“So when you said Lokan taught you to fight while you were holed up in the mountains, what you really meant was you really, really suck at it.” Kyr tilted his head a bit, looking down at Solan where he lay sprawled on the carpet, trying to catch his breath. “A lot.”
Solan rolled his eyes. “You try fighting her.” He pushed himself up to a sitting position and looked at Ceridwen, standing at the other end of the area they’d cleared in the living room. She just grinned at them both, not even breathing hard.
“Yeah, right. I’m having way more fun watching her hand you your ass.” Kyr waved a hand. “Get back to it, you’re the one who wanted something to do.”
Solan gave him a dirty look, then sighed and stepped forward into the middle of the cleared area again, settling himself into position. Grinning, Kyr sat back to watch, admiring the play of muscles in Solan’s bare back as he grappled with Ceridwen. This time Solan even managed to hold his own for a few minutes before Ceridwen knocked his feet out from under him in a move that had even Kyr wincing. Solan spread both hands and asked for mercy, staying where he was on the floor for a few minutes to catch his breath again.
Three weeks had passed since Lokan’s collapse, though it had felt a lot longer. He was recovering, finally beginning to heal, but Torin had said it would still be a month or more before he was fully back to normal. The thought of another month or two stuck inside the house and surrounded by snow was almost physically painful, no matter how much more comfortable Kyr was feeling surrounded by Fae. He still didn’t like them much but as time passed—and after a few more lectures from Torin—he was starting to accept it.
“Help me up.” Solan waved a hand at him. “I still think you should go up against Ceridwen.”
Kyr sized Ceridwen up even as he was giving his hand to Solan and pulling him up onto his feet. “She’s twice my fucking size.”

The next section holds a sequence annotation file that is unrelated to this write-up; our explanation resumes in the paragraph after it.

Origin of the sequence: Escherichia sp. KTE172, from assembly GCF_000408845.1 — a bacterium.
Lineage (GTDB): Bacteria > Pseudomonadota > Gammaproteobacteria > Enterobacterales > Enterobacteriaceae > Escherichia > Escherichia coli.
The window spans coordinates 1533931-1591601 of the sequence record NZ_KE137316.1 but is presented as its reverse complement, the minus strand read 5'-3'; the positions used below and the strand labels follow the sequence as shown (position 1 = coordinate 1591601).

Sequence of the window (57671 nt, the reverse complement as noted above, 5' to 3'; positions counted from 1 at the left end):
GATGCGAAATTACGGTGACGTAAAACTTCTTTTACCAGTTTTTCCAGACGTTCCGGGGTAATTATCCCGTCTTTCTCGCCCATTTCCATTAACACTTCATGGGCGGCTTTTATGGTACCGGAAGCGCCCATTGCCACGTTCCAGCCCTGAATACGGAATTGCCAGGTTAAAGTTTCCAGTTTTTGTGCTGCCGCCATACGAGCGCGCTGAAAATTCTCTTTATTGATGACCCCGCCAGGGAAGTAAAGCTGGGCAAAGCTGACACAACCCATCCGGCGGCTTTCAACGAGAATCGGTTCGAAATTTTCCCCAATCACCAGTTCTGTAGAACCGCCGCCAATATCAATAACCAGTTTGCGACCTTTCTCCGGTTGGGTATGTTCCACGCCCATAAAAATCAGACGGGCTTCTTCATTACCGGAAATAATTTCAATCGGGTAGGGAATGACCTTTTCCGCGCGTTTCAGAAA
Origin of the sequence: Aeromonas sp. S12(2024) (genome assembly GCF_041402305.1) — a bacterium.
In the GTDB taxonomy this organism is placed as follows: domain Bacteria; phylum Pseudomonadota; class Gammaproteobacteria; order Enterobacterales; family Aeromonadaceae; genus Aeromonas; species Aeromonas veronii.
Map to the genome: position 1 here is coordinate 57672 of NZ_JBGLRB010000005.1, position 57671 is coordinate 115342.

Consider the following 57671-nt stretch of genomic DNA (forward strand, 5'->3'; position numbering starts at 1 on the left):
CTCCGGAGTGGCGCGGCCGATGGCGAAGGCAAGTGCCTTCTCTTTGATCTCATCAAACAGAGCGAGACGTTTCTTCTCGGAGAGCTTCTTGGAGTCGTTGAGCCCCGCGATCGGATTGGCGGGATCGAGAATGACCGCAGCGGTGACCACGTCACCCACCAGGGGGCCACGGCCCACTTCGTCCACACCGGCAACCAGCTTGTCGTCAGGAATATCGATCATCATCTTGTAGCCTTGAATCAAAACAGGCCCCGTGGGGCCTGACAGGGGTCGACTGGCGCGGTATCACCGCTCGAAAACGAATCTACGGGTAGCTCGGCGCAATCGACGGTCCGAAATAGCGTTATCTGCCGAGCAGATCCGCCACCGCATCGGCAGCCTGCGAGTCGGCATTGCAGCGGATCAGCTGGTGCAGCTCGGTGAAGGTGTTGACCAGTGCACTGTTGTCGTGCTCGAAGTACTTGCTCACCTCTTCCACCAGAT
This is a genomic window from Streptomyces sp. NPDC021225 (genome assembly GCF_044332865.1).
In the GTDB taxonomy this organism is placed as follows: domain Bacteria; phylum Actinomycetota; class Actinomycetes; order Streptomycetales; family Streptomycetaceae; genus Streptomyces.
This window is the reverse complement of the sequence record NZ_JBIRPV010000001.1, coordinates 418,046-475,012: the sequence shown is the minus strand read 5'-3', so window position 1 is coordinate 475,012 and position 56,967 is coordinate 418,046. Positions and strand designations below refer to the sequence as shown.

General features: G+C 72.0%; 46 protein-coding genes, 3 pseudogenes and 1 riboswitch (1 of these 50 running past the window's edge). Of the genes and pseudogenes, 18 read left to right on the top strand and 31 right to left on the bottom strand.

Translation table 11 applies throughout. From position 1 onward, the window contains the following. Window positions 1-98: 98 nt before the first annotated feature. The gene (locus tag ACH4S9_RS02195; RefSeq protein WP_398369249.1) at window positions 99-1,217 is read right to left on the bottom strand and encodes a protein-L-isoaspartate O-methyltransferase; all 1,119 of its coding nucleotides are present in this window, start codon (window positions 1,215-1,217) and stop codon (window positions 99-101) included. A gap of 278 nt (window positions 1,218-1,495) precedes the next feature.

“That’s exactly why it would be funny.”
“I wouldn’t hurt you.” Ceridwen grinned. “Much. Come on, show me what they teach you in those human training camps. If you can put me down, I’ll do the dishes for the rest of our stay here.”
Kyr considered it, weighing his dislike of washing dishes against the fact that she had a good six inches and a hundred pounds on him. He caught sight of Solan’s smirk and straightened his shoulders, arching an eyebrow at Ceridwen. “Laundry too?”
“You’re that confident?” She laced her fingers together and stretched her arms out in front of her, popping her knuckles audibly. “Of course, if I put you down, you have to do all that yourself. Solan’s not allowed to help.”
“Not even if he really wants to? He’d want to help, right, Solan?” Kyr gave Solan his most charming grin.
Solan snorted. “No way. You lose, you’re doing it all.”
“Thanks, love you too.” Kyr stuck his tongue out and turned back to Ceridwen, trying to judge the best way to go up against her. She would overpower him in a contest of pure strength and he’d seen for himself how quick she could be, especially with such a long reach. Sighing, he resigned himself to a month of washing dishes and doing the laundry for six people, and stepped into the center of the cleared area.
Five seconds later, flat on his back with the air knocked out of him, he was regretting ever agreeing and wondering how the human army had ever managed to put up a resistance against any Fae like Ceridwen. Groaning, he sat up and accepted the hand Ceridwen offered him, letting her pull him up to his feet.
“Even I lasted longer,” Solan said, laughing.
“Should work on your stamina, Kyr.” Ceridwen patted his shoulder. “Otherwise Solan’s going to start complaining.”
“Trust me, in that area Solo has nothing to complain about.” Kyr rubbed at his back where he’d hit the floor. “Best two out of three?”